The purpose of the research is to examine the shades of meaning that are associated with names and naming in Igala. The study examinened the various circumstances attached to the meaning of names in Igala, and the peculiar features that differentiate the practice from those of other Nigerian languages. The study looked at the practice of naming among the Igala to find out the peculiar features that differentiate the practice from those of other Nigerian languages as well as the meanings that personal names have by reason of the society that confers these meanings and that gives them the status as names. Data were gathered from the native speakers of the language who were asked to list six Igala names that they know .Native speakers were interviewed using the interview questions. Therefore personal names which are regarded as Igala names were collected.
Semiology, Roland Barthes‟ approach to language analysis was used to analyse the data. The study analysedIgala names as elements of the language grammar and as any other lexical item in the language. It was found that the circumstances surrounding the birth of a child play a major role in the name they are given. It was also found that Igala people generally believe that both the bearer of a name and the society that endorses his actions help to bring to reality the proclamation in the name. Some Igala names only possess descriptive meanings that are associated with the physical features of the child for example, Oboni – six fingers or toes, Enefu – white –skined. It was also found that Igala names connote certain things in the language which Igala people hold as the meaning of a name. These are, the personality of other people bearing the names, for example, „Obaje‟ of Ali
Obaje, the immediate past and late traditional ruler of Igala land. It was also found that names are not given for the purpose of identity alone but also as a proclamation of the future of the bearer. Therefore, Igala personal names have shades of meaning that are tied to some socio-cultural variables.
1.0 BACKGROUND TO THE STUDY
In spite of the cross cultural variations that characterize human societies, one phenomenon that is constant is the identity carved out for individuals through the names they bear. Names are a valuable source of information which indicates gender, birthplace, nationality, ethnicity, religion and position within a family and the lager society. Names are said to be the most meaningful lexicon in the vocabulary of any language and they are considered as an integral part of the language inventory, Mphande (2006). Thus, names are regarded as social emblems crafted for and attached to every human no matter their creed, sex, ethnic affiliation or nationality. Names and naming are considered a universal phenomenon as every culture has its own naming practices and the implication of such practices helps for the construction of identity for the individual.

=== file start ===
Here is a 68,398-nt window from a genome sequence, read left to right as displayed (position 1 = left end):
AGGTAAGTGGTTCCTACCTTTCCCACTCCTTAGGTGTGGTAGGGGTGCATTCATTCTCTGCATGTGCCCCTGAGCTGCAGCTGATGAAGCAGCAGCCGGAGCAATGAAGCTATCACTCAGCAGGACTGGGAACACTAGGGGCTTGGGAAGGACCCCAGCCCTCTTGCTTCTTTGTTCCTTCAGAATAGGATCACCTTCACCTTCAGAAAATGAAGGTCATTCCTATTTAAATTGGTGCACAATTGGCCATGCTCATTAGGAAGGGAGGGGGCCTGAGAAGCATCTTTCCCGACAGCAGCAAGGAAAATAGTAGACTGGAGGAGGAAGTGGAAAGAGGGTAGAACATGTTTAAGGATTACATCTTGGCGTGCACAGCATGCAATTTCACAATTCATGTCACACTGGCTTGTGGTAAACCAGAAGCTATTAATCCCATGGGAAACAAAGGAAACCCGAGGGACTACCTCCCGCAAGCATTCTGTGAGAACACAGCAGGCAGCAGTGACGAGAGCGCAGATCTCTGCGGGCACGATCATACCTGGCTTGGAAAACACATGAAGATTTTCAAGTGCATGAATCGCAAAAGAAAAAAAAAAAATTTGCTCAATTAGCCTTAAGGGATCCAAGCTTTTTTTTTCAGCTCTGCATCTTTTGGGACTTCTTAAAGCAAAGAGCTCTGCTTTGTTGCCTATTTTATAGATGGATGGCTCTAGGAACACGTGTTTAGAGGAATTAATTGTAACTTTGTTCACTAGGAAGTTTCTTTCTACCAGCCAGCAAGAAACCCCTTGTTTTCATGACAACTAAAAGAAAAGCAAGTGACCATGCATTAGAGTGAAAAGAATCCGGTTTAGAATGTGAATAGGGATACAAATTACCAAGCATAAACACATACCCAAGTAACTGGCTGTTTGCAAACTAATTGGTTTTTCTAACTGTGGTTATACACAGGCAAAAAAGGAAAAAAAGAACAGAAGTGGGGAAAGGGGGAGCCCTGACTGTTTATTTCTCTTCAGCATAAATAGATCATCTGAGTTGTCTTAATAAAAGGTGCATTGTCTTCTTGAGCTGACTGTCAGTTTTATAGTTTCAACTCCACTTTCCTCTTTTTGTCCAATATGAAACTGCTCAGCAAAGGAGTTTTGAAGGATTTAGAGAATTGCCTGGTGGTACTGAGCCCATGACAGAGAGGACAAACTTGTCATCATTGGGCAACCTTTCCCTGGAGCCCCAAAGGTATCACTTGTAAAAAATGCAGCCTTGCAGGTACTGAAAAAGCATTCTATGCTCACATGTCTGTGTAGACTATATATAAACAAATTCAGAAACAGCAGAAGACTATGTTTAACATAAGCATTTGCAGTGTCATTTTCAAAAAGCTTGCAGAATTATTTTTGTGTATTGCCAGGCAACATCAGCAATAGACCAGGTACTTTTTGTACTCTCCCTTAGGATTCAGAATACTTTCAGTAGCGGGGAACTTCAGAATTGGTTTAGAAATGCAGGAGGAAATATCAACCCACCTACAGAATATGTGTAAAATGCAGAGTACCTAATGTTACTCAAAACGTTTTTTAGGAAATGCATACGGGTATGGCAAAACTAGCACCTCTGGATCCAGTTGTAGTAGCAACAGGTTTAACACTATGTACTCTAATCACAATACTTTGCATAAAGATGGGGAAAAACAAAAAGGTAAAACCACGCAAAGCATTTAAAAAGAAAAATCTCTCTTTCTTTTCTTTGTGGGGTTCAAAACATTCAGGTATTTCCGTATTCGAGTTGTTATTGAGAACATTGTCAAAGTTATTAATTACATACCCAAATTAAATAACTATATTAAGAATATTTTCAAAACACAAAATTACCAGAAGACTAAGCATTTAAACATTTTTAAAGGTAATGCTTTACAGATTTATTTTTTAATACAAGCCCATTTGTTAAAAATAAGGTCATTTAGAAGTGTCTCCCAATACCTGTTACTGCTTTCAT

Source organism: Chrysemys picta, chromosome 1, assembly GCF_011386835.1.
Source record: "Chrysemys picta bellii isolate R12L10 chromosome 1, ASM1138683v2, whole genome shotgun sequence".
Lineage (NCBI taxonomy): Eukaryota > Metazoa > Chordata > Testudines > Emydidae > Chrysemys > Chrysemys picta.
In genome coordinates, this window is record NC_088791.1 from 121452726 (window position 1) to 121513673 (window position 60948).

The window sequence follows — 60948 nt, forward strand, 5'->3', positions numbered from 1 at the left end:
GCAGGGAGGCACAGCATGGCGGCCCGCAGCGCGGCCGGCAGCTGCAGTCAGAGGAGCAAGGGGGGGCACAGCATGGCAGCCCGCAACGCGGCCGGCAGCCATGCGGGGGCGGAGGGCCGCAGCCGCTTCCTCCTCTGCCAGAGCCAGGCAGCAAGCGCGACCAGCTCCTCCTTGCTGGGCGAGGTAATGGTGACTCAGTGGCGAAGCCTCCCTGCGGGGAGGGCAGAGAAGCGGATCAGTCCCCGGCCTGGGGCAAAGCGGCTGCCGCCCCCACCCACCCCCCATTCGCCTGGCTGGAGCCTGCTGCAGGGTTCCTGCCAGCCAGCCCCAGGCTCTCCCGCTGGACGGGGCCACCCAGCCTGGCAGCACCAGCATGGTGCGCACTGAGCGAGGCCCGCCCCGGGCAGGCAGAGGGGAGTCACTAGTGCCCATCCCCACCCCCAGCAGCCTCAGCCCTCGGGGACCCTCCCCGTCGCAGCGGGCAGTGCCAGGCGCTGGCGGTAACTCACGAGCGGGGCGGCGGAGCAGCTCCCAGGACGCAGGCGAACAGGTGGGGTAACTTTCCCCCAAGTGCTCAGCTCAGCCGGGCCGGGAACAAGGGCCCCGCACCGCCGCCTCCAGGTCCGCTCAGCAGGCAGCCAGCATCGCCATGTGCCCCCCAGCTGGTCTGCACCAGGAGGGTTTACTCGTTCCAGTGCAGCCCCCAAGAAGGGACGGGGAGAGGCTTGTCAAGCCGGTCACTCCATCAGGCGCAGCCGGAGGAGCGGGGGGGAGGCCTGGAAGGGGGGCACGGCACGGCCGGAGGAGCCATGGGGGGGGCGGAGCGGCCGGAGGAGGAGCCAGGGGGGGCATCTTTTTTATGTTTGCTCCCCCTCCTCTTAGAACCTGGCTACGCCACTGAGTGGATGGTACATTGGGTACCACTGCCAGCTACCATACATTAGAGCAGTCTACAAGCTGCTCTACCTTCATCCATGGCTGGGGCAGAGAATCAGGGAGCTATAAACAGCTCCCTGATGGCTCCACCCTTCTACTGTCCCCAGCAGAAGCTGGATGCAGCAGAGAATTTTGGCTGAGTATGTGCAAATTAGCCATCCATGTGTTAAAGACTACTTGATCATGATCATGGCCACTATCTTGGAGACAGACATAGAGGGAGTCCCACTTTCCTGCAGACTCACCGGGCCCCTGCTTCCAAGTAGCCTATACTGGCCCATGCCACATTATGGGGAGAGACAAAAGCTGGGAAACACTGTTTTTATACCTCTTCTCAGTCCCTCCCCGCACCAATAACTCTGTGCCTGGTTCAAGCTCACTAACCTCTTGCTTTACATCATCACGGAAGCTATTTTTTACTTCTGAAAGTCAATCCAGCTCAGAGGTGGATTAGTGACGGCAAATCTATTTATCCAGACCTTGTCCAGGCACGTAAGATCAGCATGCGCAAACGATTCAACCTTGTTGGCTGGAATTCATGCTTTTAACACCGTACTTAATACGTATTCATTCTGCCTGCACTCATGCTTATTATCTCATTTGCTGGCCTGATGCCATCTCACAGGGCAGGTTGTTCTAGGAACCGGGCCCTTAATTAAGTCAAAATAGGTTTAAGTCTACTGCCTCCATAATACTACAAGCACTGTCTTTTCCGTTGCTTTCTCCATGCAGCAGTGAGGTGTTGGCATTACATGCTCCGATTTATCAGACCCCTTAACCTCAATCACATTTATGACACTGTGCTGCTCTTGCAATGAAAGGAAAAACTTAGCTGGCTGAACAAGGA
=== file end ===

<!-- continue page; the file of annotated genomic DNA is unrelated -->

Naming practices vary considerably across the human race. As such names do not seem to make any meaning to the outsider in terms of their underlying cultural essence. For instance, a Nigerian, from the Igala speaking group, would wonder why an English man would bear such names as Stone, Grass, Fox and the likes. This is because among the Igala, names are given to reflect circumstantial factors relating to the birth of a child apart from having bearings with the lineage, religion, culture, vocation and values of the people. For instance, some names such as „Agaba‟ are based on panegyric (praise) attributes, while some have to do with congenital circumstances such as
„Ejima‟(twins, male or female); and some names touch on thepeople‟sbelief in reincarnation, aschildren born after the demise of a grandfather or a grandmother could be named „Ayegba‟.